Features Opinion

The Focus Group of One

As a business consultant, I’ve warned clients time and time again about making decisions based on the focus group of one. In an ideal world, you build a team of independent thinkers who analyze the marketplace, evaluate each situation and opportunity, and consider all options. All while keeping in mind cost, timing, consumer appeal, and profitability, while being open-minded to opposing opinions before making decisions.  In the real world, you sometimes must go with your gut and make major business decisions based on how you feel, how you think, and what you like. You try to limit those situations, but sometimes you lack that sounding board or colleague whose opinions you value but who doesn’t always —or often—agree with you. You have no choice but to rely on that focus group of one.      


Now that I’ve made it clear how risky the focus group of one may be, I must confess to my own focus group of one. I have seven grandchildren—all boys. They range in age from 2 to 12, and lately they have caused me a great deal of concern, particularly as it relates to the future outlook of the toy industry.


If I look at sales results over the past two years through the eyes of my grandsons, I see alarming trends. My grandsons aren’t playing with LEGOs as long as they used to; they play games (we host game nights for the whole brood every month), but none that require strategy or patience—just quick reaction and activity games. They have zero interest in action figures and playsets, even those based on major movie licenses. They consider arts and crafts boring, and unless their vehicles have some kind of control or action features, they lose interest quickly. Of all the traditional toys, the only ones that seems to hold their interest and bring them back for repeat play are science sets—experiments, DIY, learning-while-fun devices, and kits that have some kind of visual or audio payoff.  Outdoor sport toys and real sporting goods also get steady use in season.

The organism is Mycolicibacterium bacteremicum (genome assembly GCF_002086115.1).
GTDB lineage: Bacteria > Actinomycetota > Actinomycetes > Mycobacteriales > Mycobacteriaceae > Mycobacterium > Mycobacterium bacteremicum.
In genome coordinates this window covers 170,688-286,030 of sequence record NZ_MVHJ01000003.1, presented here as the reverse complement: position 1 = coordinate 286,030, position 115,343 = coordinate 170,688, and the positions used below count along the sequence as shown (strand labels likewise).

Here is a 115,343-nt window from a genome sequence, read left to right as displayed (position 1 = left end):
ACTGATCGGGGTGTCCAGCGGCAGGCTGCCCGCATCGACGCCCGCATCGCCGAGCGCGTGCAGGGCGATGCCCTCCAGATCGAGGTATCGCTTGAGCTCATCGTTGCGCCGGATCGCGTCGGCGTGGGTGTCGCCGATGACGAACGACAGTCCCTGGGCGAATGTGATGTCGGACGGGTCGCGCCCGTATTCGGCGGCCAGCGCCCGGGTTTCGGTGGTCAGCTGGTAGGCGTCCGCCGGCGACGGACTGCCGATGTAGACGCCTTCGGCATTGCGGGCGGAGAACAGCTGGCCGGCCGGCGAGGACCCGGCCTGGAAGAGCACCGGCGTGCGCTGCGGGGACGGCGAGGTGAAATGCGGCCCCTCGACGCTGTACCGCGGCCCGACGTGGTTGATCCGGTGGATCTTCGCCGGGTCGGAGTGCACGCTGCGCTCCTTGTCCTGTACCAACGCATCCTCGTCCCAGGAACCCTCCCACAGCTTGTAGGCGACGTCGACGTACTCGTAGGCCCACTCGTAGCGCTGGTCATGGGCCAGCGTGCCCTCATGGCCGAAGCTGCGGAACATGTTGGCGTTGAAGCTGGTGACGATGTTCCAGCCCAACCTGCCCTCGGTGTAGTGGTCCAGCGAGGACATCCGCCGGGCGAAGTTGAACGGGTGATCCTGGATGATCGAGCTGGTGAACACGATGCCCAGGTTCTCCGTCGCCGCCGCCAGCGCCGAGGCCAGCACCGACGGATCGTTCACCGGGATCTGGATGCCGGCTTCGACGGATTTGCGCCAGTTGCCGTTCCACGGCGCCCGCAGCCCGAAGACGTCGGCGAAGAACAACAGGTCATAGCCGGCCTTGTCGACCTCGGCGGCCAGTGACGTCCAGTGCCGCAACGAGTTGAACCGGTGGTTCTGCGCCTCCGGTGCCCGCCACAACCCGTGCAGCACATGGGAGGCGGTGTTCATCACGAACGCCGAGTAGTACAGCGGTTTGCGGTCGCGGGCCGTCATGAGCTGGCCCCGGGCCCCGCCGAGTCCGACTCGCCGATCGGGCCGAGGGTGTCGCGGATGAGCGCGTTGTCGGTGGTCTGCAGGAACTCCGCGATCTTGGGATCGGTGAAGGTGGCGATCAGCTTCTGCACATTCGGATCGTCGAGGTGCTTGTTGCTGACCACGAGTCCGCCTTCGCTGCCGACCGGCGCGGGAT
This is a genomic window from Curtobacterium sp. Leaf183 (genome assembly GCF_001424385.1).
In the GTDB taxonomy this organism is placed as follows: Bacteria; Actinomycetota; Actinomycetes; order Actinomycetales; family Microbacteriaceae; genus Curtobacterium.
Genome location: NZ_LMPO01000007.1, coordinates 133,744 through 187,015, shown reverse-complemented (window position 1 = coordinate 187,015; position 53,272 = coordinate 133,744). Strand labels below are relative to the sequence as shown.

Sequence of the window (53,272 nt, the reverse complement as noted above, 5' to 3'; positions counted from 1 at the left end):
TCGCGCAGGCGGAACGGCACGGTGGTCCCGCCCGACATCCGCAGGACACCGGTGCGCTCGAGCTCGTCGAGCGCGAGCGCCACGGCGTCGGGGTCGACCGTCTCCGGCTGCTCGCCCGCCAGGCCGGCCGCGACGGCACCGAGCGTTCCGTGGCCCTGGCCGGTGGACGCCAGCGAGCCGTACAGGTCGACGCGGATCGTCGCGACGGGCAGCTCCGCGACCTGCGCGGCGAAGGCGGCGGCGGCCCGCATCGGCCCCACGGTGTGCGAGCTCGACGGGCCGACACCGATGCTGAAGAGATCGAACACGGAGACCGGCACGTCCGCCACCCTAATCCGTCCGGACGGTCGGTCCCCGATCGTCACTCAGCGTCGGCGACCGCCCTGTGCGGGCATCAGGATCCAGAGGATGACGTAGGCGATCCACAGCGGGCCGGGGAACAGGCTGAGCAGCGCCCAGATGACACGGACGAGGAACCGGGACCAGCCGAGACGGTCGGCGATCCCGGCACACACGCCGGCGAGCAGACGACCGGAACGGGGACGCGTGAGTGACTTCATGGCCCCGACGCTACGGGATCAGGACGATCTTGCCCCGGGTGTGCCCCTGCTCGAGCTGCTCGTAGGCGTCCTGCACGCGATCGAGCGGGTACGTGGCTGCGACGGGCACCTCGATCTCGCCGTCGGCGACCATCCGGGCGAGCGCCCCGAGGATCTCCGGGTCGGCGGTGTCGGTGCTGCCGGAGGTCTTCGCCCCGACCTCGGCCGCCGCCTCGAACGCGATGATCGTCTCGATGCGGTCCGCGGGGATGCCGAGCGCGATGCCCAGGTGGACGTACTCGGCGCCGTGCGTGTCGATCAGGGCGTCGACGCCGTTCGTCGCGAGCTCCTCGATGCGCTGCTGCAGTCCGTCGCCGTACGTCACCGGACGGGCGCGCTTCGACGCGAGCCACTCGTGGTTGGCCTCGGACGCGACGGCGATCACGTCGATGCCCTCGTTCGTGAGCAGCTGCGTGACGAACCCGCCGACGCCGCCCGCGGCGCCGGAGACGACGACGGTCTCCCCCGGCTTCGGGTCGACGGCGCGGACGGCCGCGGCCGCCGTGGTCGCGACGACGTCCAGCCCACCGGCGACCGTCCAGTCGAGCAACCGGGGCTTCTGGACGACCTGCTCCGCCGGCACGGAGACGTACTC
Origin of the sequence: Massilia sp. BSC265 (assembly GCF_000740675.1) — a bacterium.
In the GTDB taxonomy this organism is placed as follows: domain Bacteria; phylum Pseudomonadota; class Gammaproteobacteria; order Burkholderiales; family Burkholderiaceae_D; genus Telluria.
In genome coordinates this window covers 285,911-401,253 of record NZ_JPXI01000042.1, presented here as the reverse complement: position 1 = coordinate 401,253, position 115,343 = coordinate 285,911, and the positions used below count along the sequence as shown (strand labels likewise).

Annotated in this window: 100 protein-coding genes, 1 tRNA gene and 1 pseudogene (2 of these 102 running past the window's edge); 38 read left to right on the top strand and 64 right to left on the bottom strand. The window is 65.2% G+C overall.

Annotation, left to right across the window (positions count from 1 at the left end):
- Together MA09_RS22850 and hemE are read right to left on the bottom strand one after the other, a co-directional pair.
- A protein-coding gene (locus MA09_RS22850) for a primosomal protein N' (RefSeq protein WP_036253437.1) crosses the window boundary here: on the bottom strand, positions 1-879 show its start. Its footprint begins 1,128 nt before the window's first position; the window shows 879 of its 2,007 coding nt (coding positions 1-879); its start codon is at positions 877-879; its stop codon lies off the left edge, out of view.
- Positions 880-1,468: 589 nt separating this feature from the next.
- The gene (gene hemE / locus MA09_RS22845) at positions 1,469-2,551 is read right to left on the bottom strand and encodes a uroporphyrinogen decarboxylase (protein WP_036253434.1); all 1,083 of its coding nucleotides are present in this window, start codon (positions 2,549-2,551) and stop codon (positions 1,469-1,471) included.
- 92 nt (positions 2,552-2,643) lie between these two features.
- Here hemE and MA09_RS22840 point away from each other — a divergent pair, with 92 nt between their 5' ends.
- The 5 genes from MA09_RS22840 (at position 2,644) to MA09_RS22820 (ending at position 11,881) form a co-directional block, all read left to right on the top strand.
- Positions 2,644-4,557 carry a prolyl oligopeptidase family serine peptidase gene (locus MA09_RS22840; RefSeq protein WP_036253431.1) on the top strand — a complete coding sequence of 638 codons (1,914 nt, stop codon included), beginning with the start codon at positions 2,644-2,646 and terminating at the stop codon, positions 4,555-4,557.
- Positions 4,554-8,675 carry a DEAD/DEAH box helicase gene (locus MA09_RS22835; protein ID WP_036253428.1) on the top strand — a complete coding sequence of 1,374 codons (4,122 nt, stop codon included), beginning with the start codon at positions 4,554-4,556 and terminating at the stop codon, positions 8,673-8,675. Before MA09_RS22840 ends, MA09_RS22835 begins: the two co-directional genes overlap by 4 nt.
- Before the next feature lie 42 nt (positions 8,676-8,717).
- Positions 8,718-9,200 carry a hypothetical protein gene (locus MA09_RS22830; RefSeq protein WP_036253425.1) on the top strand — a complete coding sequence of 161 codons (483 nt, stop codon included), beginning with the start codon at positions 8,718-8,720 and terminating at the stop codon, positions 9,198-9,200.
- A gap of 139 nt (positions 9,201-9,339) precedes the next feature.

What has really dominated their interest from youngest to oldest is mobile devices. Surprised? I didn’t think so. According to Common Sense Media, daily mobile media use among kids under 8 is up nearly 10 times what it was less than a decade ago—almost 2.5 hours per day. The average age kids are when they get their own mobile phone is now just over 10 years old. Until then, they use their parents’ mobile devices—because it’s the perfect ‘shut-up’ toy. A 2017, Neilsen Company study showed that more than 45 percent of U.S. kids ages 10–12 own a mobile phone with a service plan. That number is likely higher today.    


My concern also includes gaming systems. In our family, the most requested Christmas gifts this past year were PS4, Xbox Live, and Nintendo eShop gift cards. With phones, this all contributes to increased screen time, not to mention exposure to outside influencers such as older gamers.     


That said, mobile devices pose the greatest threat to traditional toys ever, in my opinion. Neilsen tells us that kids 6–12 spend their phone time texting (81 percent), downloading apps (59 percent), and playing games (53 percent). Let’s consider the apps and games in this context. The mobile market research firm Sensor Tower projects that available apps for the iPhone alone will top 5 million by 2020, and of all apps developed and downloaded, about 45 percent are games. The next largest category is educational apps, accounting for roughly 5 percent of the total.


These rates of use, time of use, and number of apps are all still rising. We haven’t seen what the endgame looks like. Our industry lost two percent of sales volume last year. Has it leveled out, or is there still more to come?


Using my little focus group of one as a general indicator, I’d say kids are moving through traditional products faster. Entertainment licenses are losing their ability to dominate and hold the imagination—with the notable exception of those applied to video games. The stimulation and instant gratification of mobile devices are having a profound, imminent effect on the future of the toy business. This is a fight for the imagination of today’s kids, and it’s a fight we must win.



John Brady is the director of Inveniam Capital Partners, a block-chain based investment bank. He specializes in CPG business with an emphasis on the toy and juvenile products segment.